Protest is "inscribed in the genes of French culture," said Maurice Lévy, chairman and CEO of advertising company Publicis Groupe. "In the past peasants protested against their lords. Today the difference is that the lords are chief executives."

But the article is slightly more balanced:


Jérôme Pélisse, a sociologist, surveyed 3,000 companies in 2004 and found that 18 of them had experienced an executive detention in the prior three years. "Kidnapping your boss is not legal," says Mr. Pélisse. "But it's a way workers have found to make their voices heard."

Taking the boss hostage is a way to stop the clock and reach out to those who made the decision to cut jobs -- especially when the decision comes from the remote headquarters of a foreign company, Mr. Pélisse said.

In the U.S. and most other countries, abducting a boss wouldn't be tolerated. In France, however, people have sympathy for those who take to the barricades -- as long as no one gets hurt. In the wake of the May 1968 cultural revolution, taking one's boss hostage became a popular form of protest.

One of the longest boss kidnappings in recent years took place at the Paris headquarters of bank Crédit Foncier de France in 1997. Even though he was detained for five days, Chairman Jérôme Meyssonier said there was "perfect respect" between him and employees.

(...)

"In the U.S., people accept getting fired on the spot, without complaining," says Michel Laboisseret, a CGT union delegate who took part in the Caterpillar protest. "We are more willing to pick a fight."

Even President Nicolas Sarkozy -- known for his pro-business views and policies -- said he supported the Caterpillar workers. "I will meet with the unions because they asked for my help, and I won't let them down," he said on the radio Wednesday.

Executive hostage-takings are deemed acceptable as long as some informal rules are obeyed. The workers must refrain from outright violence, and the executive must not be detained for more than a couple of days. Workers don't usually face criminal charges.

"Boss-napping falls into a particular category," says French police spokesman Laurent Bischoff. "Technically, it amounts to kidnapping, but it's not regarded as an offense." Police rarely intervene. "Our role is to stay within distance and let negotiations between unions and executives roll out quietly," Mr. Bischoff said. "Sending in troops would only help fan the flames."

Bossnaping, wheeeeee.

In the long run, we're all dead. John Maynard Keynes

by Jerome a Paris (etg@eurotrib.com) on Sat Apr 4th, 2009 at 05:50:52 AM EST
[ Parent ]
Yes.  All ET fans are concerned that you will have to make layoffs in your division. ;-)

As the Dutch said while fighting the Spanish: "It is not necessary to have hope in order to persevere."
by ARGeezer (ARGeezer a in a circle eurotrib daught com) on Sat Apr 4th, 2009 at 02:28:56 PM EST
[ Parent ]
Echoes of Argentina after corralito.

Most economists teach a theoretical framework that has been shown to be fundamentally useless. -- James K. Galbraith
by Migeru (migeru at eurotrib dot com) on Sat Apr 4th, 2009 at 06:12:30 AM EST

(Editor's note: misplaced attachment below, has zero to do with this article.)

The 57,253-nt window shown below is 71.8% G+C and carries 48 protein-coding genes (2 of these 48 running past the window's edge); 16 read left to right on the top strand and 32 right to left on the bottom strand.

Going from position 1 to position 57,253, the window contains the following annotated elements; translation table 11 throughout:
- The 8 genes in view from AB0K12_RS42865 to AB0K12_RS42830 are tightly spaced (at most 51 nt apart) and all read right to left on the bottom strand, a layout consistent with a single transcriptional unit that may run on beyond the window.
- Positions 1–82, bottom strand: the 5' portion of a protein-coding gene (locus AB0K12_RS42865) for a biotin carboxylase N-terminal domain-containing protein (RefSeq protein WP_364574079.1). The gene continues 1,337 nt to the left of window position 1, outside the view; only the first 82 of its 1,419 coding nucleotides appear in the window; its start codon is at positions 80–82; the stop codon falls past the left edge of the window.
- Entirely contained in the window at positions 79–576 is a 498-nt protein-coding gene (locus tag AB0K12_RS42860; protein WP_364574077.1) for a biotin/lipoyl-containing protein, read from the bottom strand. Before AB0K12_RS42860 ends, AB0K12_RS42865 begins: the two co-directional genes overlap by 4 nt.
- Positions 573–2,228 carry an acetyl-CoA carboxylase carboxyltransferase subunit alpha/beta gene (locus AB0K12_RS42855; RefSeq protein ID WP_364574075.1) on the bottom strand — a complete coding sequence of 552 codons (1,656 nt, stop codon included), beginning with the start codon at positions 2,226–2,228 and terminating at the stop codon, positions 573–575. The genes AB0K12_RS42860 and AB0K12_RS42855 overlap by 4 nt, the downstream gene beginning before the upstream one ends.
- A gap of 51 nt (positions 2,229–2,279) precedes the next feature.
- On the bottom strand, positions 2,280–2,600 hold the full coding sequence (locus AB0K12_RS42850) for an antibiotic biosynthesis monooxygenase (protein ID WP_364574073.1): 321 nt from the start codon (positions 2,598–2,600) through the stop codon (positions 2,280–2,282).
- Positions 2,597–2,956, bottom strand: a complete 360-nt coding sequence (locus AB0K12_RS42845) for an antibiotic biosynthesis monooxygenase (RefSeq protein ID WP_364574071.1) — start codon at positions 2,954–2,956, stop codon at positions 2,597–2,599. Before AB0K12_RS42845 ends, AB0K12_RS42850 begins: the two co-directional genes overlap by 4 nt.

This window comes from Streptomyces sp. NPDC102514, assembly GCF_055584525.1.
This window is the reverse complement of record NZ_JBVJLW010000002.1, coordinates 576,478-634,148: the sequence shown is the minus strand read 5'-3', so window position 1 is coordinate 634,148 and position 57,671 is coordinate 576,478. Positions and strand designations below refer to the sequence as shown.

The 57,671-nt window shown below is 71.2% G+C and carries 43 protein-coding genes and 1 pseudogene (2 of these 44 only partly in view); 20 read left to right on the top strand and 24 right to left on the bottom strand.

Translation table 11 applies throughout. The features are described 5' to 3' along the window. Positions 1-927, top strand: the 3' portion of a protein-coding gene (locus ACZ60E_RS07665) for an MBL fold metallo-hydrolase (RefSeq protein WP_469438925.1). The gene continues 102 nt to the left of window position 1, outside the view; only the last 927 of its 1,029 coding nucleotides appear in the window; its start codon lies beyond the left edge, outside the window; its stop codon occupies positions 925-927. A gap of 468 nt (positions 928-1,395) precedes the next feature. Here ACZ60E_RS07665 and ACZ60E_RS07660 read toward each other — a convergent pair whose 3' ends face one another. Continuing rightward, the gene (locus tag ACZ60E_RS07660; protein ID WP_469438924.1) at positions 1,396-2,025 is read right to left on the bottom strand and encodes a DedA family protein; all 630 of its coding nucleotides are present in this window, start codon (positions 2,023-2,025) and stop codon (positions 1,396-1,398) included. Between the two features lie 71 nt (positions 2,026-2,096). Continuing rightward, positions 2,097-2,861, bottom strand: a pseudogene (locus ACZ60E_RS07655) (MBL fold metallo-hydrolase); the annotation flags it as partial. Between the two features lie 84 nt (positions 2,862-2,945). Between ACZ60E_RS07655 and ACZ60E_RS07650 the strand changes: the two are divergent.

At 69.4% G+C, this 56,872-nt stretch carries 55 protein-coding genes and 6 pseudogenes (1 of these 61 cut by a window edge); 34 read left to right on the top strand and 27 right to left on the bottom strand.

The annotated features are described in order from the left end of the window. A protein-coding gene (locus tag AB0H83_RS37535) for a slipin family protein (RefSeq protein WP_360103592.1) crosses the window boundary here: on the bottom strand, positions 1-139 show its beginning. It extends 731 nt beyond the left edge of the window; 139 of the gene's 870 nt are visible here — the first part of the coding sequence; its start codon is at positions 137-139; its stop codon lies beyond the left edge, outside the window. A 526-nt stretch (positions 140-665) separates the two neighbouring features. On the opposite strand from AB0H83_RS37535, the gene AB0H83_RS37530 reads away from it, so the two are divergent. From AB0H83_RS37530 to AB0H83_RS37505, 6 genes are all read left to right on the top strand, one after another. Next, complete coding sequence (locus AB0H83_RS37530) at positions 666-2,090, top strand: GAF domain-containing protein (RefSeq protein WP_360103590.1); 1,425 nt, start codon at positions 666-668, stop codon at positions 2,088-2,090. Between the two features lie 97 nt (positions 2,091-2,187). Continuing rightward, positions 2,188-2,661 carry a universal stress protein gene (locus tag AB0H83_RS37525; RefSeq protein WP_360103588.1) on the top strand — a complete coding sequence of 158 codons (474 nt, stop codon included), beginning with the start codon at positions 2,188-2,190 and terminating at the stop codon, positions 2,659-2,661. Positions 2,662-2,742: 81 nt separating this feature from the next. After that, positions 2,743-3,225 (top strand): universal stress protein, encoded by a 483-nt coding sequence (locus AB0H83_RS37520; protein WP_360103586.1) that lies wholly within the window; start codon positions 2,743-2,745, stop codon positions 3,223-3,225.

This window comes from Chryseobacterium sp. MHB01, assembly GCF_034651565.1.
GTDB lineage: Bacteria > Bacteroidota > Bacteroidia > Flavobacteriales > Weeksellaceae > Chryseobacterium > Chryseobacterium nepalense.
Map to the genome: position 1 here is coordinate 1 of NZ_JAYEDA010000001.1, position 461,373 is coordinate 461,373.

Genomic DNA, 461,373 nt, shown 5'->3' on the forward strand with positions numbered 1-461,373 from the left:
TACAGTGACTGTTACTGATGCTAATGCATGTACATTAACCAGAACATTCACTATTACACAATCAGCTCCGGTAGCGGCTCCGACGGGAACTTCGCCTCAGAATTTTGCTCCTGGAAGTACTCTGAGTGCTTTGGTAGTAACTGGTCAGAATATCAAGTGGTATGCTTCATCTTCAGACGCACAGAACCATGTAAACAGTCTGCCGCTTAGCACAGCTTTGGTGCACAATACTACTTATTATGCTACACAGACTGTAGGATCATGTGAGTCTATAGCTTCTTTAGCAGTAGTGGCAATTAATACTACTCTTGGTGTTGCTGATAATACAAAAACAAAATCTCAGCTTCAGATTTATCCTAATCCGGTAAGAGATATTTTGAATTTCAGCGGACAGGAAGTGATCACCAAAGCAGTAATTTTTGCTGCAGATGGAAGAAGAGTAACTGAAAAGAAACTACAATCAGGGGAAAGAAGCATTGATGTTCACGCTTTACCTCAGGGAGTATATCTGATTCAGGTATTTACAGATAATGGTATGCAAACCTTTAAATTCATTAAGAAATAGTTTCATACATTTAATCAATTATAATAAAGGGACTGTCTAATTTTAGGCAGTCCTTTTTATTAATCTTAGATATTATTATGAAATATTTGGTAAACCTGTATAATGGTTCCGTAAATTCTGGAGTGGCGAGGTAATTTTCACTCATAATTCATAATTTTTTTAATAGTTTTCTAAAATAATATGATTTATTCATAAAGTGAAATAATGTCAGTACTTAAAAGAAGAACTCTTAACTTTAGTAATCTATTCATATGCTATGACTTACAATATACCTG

[ Parent ]
France 24 | Chavez inaugurates joint development bank in Tehran | France 24

...The Iran-Venezuela Joint Bank, based in Tehran, has an initial capital base of 200 million dollars, with each nation providing half of the funds, the state broadcaster said.

The Export Development Bank of Iran, which is under sanctions from the US Treasury, was tasked with creating the joint bank with the Venezuelans.

"The capital will be raised to 1.2 billion dollars with the aim of supporting joint economic, industrial and mining projects as well as speeding up the current projects," the report said.

...Chavez on Friday denounced a decision by the Group of 20 in London to commit one trillion dollars to the International Monetary Fund (IMF) and other global bodies to help struggling economies.

"They have decided to strengthen the main culprit, the IMF, while this fund should be eliminated," he was quoted as saying by the state broadcaster.



*Lunatic*, n.
One whose delusions are out of fashion.
by DoDo on Fri Apr 3rd, 2009 at 04:40:27 PM EST
[ Parent ]
France 24 | Former defence minister arrested on graft charges | France 24
A leading opposition figure, former Defence Minister Raul Baduel has been arrested on corruption charges and is accused of having taken "a large amount of money" when he was minister in 2002-2007.


*Lunatic*, n.
One whose delusions are out of fashion.
by DoDo on Fri Apr 3rd, 2009 at 04:42:40 PM EST
[ Parent ]
France 24 | Ex-Illinois Governor Blagojevich indicted on corruption charges | France 24
Former Illinois Governor Rod Blagojevich and five of his close associates have been charged with 16 felony counts including racketeering conspiracy, wire fraud, extortion conspiracy, and making false statements to federal agents.


*Lunatic*, n.
One whose delusions are out of fashion.
by DoDo on Fri Apr 3rd, 2009 at 04:42:55 PM EST
[ Parent ]
France 24 | Lawmakers pass $3.41 trillion budget plan | France 24
The U.S. Senate and House of Representatives approved a fiscal 2010 budget plan that embraces the initiatives in President Barack Obama's $3.55 trillion proposal, but trims it to avoid exploding the federal deficit.

...Obama has disputed a grim Congressional Budget Office warning that the federal budget deficit could hit 1.845 trillion dollars this year under the Obama proposal, quadrupling the 2008 record shortfall and reaching to 13.1 percent of the total US economic output.

The House resolution would trim the deficit to 1.2 trillion dollars in 2010, compared to the president's figure of 1.4 trillion.



*Lunatic*, n.
One whose delusions are out of fashion.
by DoDo on Fri Apr 3rd, 2009 at 04:45:02 PM EST
[ Parent ]
France 24 | FBI seizes Madoff's luxury property in Florida | France 24